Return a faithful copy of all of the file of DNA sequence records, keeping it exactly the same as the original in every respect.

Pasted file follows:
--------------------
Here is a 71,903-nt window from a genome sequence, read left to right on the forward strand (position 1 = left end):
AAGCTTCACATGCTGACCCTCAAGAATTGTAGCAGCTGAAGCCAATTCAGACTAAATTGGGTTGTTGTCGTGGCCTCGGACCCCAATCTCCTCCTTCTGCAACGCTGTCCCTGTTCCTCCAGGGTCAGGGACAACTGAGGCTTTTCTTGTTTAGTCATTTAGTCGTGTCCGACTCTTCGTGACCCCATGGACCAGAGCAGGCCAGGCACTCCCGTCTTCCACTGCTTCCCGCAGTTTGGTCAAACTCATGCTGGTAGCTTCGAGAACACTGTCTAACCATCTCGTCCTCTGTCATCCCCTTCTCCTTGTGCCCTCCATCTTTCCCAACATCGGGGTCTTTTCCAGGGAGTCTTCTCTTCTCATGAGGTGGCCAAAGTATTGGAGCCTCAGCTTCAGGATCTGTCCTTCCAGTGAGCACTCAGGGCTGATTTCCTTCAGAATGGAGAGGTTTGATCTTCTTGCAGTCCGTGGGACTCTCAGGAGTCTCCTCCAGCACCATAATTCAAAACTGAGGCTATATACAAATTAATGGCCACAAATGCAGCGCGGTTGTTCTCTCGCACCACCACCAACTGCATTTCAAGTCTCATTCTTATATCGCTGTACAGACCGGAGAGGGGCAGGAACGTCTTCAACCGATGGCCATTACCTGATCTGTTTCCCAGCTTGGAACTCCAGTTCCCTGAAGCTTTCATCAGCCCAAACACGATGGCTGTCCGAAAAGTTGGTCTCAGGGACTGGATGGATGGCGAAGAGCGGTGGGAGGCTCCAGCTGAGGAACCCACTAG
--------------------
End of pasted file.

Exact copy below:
Here is a 71,903-nt window from a genome sequence, read left to right on the forward strand (position 1 = left end):
AAGCTTCACATGCTGACCCTCAAGAATTGTAGCAGCTGAAGCCAATTCAGACTAAATTGGGTTGTTGTCGTGGCCTCGGACCCCAATCTCCTCCTTCTGCAACGCTGTCCCTGTTCCTCCAGGGTCAGGGACAACTGAGGCTTTTCTTGTTTAGTCATTTAGTCGTGTCCGACTCTTCGTGACCCCATGGACCAGAGCAGGCCAGGCACTCCCGTCTTCCACTGCTTCCCGCAGTTTGGTCAAACTCATGCTGGTAGCTTCGAGAACACTGTCTAACCATCTCGTCCTCTGTCATCCCCTTCTCCTTGTGCCCTCCATCTTTCCCAACATCGGGGTCTTTTCCAGGGAGTCTTCTCTTCTCATGAGGTGGCCAAAGTATTGGAGCCTCAGCTTCAGGATCTGTCCTTCCAGTGAGCACTCAGGGCTGATTTCCTTCAGAATGGAGAGGTTTGATCTTCTTGCAGTCCGTGGGACTCTCAGGAGTCTCCTCCAGCACCATAATTCAAAACTGAGGCTATATACAAATTAATGGCCACAAATGCAGCGCGGTTGTTCTCTCGCACCACCACCAACTGCATTTCAAGTCTCATTCTTATATCGCTGTACAGACCGGAGAGGGGCAGGAACGTCTTCAACCGATGGCCATTACCTGATCTGTTTCCCAGCTTGGAACTCCAGTTCCCTGAAGCTTTCATCAGCCCAAACACGATGGCTGTCCGAAAAGTTGGTCTCAGGGACTGGATGGATGGCGAAGAGCGGTGGGAGGCTCCAGCTGAGGAACCCACTAG